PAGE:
Home Post 1449-chapter-67


Hana felt she understood what he was about to say. It was something similar to what Boyd had told her. She initially intended to sit in front of Rutis but instead chose the bed.

Casually, she asked.

“So, are you saying I was meant to die too?”

Rutis remained silent for a while. Still kneeling, he bowed his head, making it difficult to read his expression. He looked nervous for some reason.

After a pause, he said something unexpected.

“…Gold, in this world, signifies a strong vitality. It was said to be God’s will. We regard those with golden eyes as beings closely linked to the core and the principles of this world.”

Hana tilted her head slightly.

“Like Weed?”

“Yes, and you too.”

“…But I’m just an ordinary person?”

“That… I cannot say for sure. We’ve barely spoken; how could I know everything?”

Hana closed her mouth as Rutis continued.

“As I said before, this world was fundamentally flawed at its creation. It needs strong life forces to fill these gaps. We believed those with golden eyes would qualify, and we found a suitable one from another world.”

A world created with arrogance is now paying its dues with thousands, perhaps millions, of lives. Sacrifices were made to slowly perfect it, and now, the world was on the verge of settling all dues.

All this while, sacrifices were summoned to prolong life, and finally, when Weed’s life ended, everything was supposed to be resolved. That was why Weed was content and had stopped the summoning ritual.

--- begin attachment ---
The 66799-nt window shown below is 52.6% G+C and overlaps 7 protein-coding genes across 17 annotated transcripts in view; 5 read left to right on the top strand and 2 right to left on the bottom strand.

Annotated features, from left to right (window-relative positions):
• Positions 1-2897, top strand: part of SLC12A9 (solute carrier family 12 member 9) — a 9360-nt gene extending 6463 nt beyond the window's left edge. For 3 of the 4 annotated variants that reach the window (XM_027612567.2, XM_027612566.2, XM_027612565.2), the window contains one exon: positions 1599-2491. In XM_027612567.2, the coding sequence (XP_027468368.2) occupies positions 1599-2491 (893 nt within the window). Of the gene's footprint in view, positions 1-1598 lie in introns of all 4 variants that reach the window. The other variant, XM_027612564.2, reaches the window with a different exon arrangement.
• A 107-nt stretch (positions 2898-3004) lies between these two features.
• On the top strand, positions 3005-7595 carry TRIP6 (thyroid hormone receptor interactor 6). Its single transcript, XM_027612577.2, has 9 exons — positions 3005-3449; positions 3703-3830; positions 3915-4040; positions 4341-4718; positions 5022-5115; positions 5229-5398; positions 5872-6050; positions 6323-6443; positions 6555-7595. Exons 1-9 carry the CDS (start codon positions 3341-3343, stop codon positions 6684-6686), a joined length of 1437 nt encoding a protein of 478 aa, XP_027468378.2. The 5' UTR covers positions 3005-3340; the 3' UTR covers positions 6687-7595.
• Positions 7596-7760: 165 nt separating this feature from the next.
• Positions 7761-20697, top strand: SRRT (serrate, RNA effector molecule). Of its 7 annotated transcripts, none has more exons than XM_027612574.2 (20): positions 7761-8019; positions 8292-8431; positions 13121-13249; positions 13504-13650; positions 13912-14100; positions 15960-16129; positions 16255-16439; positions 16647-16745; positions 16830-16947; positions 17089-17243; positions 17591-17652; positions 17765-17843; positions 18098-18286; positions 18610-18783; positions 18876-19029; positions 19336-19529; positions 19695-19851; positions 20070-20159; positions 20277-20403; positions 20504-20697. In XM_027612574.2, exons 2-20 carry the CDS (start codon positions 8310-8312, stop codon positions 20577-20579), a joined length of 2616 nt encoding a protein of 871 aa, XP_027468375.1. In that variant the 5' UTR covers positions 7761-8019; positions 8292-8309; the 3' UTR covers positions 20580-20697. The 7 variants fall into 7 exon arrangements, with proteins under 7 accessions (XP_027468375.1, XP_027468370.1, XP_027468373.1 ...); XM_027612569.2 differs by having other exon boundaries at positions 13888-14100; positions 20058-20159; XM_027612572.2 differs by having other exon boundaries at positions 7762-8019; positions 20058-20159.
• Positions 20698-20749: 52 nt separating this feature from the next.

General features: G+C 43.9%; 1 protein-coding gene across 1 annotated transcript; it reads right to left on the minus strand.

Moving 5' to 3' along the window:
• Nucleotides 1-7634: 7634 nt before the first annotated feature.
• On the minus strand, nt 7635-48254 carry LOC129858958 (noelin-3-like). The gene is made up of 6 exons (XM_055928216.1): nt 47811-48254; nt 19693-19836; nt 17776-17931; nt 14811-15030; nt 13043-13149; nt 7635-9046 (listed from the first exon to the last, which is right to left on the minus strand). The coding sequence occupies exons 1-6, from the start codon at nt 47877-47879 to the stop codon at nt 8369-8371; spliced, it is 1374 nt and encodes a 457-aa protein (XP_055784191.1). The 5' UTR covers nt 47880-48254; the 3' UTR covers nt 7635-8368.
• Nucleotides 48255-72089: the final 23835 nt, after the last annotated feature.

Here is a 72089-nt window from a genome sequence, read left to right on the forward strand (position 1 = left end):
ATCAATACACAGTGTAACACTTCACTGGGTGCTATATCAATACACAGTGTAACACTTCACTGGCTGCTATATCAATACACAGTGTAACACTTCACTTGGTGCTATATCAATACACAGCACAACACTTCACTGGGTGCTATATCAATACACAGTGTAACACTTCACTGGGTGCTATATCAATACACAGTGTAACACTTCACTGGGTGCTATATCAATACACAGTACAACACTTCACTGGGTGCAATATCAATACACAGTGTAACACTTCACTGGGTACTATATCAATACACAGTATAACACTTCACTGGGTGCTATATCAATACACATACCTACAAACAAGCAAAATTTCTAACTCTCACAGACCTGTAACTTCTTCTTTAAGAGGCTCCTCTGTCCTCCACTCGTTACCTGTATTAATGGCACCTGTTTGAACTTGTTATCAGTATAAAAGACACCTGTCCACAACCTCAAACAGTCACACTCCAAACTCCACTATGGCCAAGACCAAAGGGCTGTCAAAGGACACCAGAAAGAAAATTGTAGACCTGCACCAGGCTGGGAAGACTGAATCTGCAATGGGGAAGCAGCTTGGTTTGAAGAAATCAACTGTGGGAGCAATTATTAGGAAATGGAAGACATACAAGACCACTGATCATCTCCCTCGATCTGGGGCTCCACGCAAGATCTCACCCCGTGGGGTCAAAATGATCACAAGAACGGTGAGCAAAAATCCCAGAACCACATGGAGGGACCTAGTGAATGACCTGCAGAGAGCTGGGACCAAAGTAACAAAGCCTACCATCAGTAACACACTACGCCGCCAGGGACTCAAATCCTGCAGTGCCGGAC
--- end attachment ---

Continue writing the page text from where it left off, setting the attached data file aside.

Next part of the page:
The priests knew this, but they owed too much to Weed. They didn’t want Weed to die, so the unauthorized, forcefully continued summoning ritual was carried out…

Rutis sighed deeply. Obviously, that wasn’t all he wanted to say.

“Weed’s… essence is rapidly withering.”

Hana thought she had misheard.

“…What did you say?”

“He’s using all his overflowing vitality just for you. He’s forcibly keeping you alive.”

‘I live for you.’

Weed’s words echoed in her mind.







22. Premonition

When asked why one lives, who can truly answer precisely?

If someone responded without hesitation, it would be either a gross exaggeration or a sign they carried some profound sense of mission.

It was a phrase often thrown about lightly or heavily, depending on the context. How would Weed have answered that question? Hana habitually let his words slip by, but Weed’s words were never meant to be taken lightly.

Hana clutched the flower in her hand tightly.

“…So, there’s a reason you brought this to me before Weed?”


“What are you denying? What is it not? Weren’t you all about Weed? Asking me to die, or trying to persuade Weed…”

“No, Hana, whatever you might think… it’s not like that.”

Rutis sighed deeply, his voice sounding very dry.

“Weed is important to us. We did not want him to wither away completely, which is why we proceeded with the summoning ritual. However, we don’t just wish for him to exist alone. Merely living is meaningless.”

Weed was both the most brilliant golden tree and the most withered tree in this world, not just because of the divine disease. He had nurtured the most blessed lands in the world and had been at the forefront of solving the void and the divine disease when the world suffered.

Thus, he rightfully assumed such authority and position and all the blessings of this world, yet Weed felt nothing.

He only looked up at the sky. Seeing nothing, hearing nothing, feeling nothing. Occasionally, when he did show emotion, he cried as if the sky was falling. The priests, indebted to Weed, could only watch as he crumbled for a very long time.